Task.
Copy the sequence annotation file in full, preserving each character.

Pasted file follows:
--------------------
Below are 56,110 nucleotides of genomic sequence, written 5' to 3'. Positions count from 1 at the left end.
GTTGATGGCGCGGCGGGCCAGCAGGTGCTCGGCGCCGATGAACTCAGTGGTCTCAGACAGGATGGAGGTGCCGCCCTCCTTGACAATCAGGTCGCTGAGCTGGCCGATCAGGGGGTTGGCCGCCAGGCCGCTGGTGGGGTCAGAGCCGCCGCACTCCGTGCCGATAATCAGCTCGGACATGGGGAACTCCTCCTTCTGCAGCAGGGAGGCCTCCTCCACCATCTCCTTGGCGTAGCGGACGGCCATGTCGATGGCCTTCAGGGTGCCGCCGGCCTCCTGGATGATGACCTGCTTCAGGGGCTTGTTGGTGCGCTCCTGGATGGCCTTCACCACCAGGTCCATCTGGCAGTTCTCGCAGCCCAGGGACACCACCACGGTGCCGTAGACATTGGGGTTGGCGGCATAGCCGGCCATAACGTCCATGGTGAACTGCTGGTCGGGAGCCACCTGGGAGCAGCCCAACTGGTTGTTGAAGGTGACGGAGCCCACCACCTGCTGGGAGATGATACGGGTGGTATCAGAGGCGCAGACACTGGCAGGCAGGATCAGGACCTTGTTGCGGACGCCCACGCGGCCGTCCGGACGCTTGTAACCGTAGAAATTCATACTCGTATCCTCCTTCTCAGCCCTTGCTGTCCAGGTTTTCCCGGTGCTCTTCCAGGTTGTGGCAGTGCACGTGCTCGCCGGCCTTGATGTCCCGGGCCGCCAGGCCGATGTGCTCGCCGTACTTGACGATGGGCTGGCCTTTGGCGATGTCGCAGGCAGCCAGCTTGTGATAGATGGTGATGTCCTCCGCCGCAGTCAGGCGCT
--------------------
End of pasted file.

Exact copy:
Below are 56,110 nucleotides of genomic sequence, written 5' to 3'. Positions count from 1 at the left end.
GTTGATGGCGCGGCGGGCCAGCAGGTGCTCGGCGCCGATGAACTCAGTGGTCTCAGACAGGATGGAGGTGCCGCCCTCCTTGACAATCAGGTCGCTGAGCTGGCCGATCAGGGGGTTGGCCGCCAGGCCGCTGGTGGGGTCAGAGCCGCCGCACTCCGTGCCGATAATCAGCTCGGACATGGGGAACTCCTCCTTCTGCAGCAGGGAGGCCTCCTCCACCATCTCCTTGGCGTAGCGGACGGCCATGTCGATGGCCTTCAGGGTGCCGCCGGCCTCCTGGATGATGACCTGCTTCAGGGGCTTGTTGGTGCGCTCCTGGATGGCCTTCACCACCAGGTCCATCTGGCAGTTCTCGCAGCCCAGGGACACCACCACGGTGCCGTAGACATTGGGGTTGGCGGCATAGCCGGCCATAACGTCCATGGTGAACTGCTGGTCGGGAGCCACCTGGGAGCAGCCCAACTGGTTGTTGAAGGTGACGGAGCCCACCACCTGCTGGGAGATGATACGGGTGGTATCAGAGGCGCAGACACTGGCAGGCAGGATCAGGACCTTGTTGCGGACGCCCACGCGGCCGTCCGGACGCTTGTAACCGTAGAAATTCATACTCGTATCCTCCTTCTCAGCCCTTGCTGTCCAGGTTTTCCCGGTGCTCTTCCAGGTTGTGGCAGTGCACGTGCTCGCCGGCCTTGATGTCCCGGGCCGCCAGGCCGATGTGCTCGCCGTACTTGACGATGGGCTGGCCTTTGGCGATGTCGCAGGCAGCCAGCTTGTGATAGATGGTGATGTCCTCCGCCGCAGTCAGGCGCT